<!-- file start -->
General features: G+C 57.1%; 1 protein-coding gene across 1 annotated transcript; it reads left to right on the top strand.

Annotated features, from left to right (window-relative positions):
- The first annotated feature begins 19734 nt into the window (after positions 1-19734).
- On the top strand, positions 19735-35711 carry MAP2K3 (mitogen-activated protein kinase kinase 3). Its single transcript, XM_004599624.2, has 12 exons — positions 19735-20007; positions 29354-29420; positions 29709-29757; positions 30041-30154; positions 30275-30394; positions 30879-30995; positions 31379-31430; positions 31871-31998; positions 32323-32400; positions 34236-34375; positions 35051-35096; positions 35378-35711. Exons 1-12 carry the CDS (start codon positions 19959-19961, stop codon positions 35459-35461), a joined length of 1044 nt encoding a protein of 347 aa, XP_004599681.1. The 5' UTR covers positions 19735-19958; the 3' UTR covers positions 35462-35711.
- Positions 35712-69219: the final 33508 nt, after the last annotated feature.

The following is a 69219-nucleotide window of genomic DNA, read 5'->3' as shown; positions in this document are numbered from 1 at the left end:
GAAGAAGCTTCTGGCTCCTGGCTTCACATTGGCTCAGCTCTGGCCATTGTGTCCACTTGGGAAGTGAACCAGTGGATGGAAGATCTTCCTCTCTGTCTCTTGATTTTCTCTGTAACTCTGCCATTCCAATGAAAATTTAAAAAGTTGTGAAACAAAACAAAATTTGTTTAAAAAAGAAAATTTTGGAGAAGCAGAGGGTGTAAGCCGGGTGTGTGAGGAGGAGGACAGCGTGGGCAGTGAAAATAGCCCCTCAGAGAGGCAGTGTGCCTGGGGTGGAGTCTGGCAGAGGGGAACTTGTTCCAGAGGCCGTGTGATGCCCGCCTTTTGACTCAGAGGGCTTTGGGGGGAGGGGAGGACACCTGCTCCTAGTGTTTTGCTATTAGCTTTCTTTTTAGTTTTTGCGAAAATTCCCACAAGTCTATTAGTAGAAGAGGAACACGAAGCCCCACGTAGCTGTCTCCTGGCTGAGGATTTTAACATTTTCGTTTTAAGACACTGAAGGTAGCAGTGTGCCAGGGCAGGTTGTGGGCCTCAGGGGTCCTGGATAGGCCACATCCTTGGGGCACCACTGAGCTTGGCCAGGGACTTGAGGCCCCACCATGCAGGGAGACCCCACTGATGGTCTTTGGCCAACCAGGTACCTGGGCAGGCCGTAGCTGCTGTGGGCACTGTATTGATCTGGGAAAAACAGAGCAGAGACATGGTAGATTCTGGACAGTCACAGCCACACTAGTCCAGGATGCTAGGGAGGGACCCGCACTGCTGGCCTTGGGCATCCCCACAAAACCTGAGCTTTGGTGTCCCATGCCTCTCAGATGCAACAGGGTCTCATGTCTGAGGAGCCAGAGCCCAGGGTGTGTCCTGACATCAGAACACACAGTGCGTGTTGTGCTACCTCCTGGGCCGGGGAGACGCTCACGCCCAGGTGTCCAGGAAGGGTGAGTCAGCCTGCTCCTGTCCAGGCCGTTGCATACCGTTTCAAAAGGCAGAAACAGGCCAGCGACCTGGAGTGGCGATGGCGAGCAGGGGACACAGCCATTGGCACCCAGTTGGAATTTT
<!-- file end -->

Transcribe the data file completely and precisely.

General features: G+C 57.1%; 1 protein-coding gene across 1 annotated transcript; it reads left to right on the top strand.

Annotated features, from left to right (window-relative positions):
- The first annotated feature begins 19734 nt into the window (after positions 1-19734).
- On the top strand, positions 19735-35711 carry MAP2K3 (mitogen-activated protein kinase kinase 3). Its single transcript, XM_004599624.2, has 12 exons — positions 19735-20007; positions 29354-29420; positions 29709-29757; positions 30041-30154; positions 30275-30394; positions 30879-30995; positions 31379-31430; positions 31871-31998; positions 32323-32400; positions 34236-34375; positions 35051-35096; positions 35378-35711. Exons 1-12 carry the CDS (start codon positions 19959-19961, stop codon positions 35459-35461), a joined length of 1044 nt encoding a protein of 347 aa, XP_004599681.1. The 5' UTR covers positions 19735-19958; the 3' UTR covers positions 35462-35711.
- Positions 35712-69219: the final 33508 nt, after the last annotated feature.

The following is a 69219-nucleotide window of genomic DNA, read 5'->3' as shown; positions in this document are numbered from 1 at the left end:
GAAGAAGCTTCTGGCTCCTGGCTTCACATTGGCTCAGCTCTGGCCATTGTGTCCACTTGGGAAGTGAACCAGTGGATGGAAGATCTTCCTCTCTGTCTCTTGATTTTCTCTGTAACTCTGCCATTCCAATGAAAATTTAAAAAGTTGTGAAACAAAACAAAATTTGTTTAAAAAAGAAAATTTTGGAGAAGCAGAGGGTGTAAGCCGGGTGTGTGAGGAGGAGGACAGCGTGGGCAGTGAAAATAGCCCCTCAGAGAGGCAGTGTGCCTGGGGTGGAGTCTGGCAGAGGGGAACTTGTTCCAGAGGCCGTGTGATGCCCGCCTTTTGACTCAGAGGGCTTTGGGGGGAGGGGAGGACACCTGCTCCTAGTGTTTTGCTATTAGCTTTCTTTTTAGTTTTTGCGAAAATTCCCACAAGTCTATTAGTAGAAGAGGAACACGAAGCCCCACGTAGCTGTCTCCTGGCTGAGGATTTTAACATTTTCGTTTTAAGACACTGAAGGTAGCAGTGTGCCAGGGCAGGTTGTGGGCCTCAGGGGTCCTGGATAGGCCACATCCTTGGGGCACCACTGAGCTTGGCCAGGGACTTGAGGCCCCACCATGCAGGGAGACCCCACTGATGGTCTTTGGCCAACCAGGTACCTGGGCAGGCCGTAGCTGCTGTGGGCACTGTATTGATCTGGGAAAAACAGAGCAGAGACATGGTAGATTCTGGACAGTCACAGCCACACTAGTCCAGGATGCTAGGGAGGGACCCGCACTGCTGGCCTTGGGCATCCCCACAAAACCTGAGCTTTGGTGTCCCATGCCTCTCAGATGCAACAGGGTCTCATGTCTGAGGAGCCAGAGCCCAGGGTGTGTCCTGACATCAGAACACACAGTGCGTGTTGTGCTACCTCCTGGGCCGGGGAGACGCTCACGCCCAGGTGTCCAGGAAGGGTGAGTCAGCCTGCTCCTGTCCAGGCCGTTGCATACCGTTTCAAAAGGCAGAAACAGGCCAGCGACCTGGAGTGGCGATGGCGAGCAGGGGACACAGCCATTGGCACCCAGTTGGAATTTT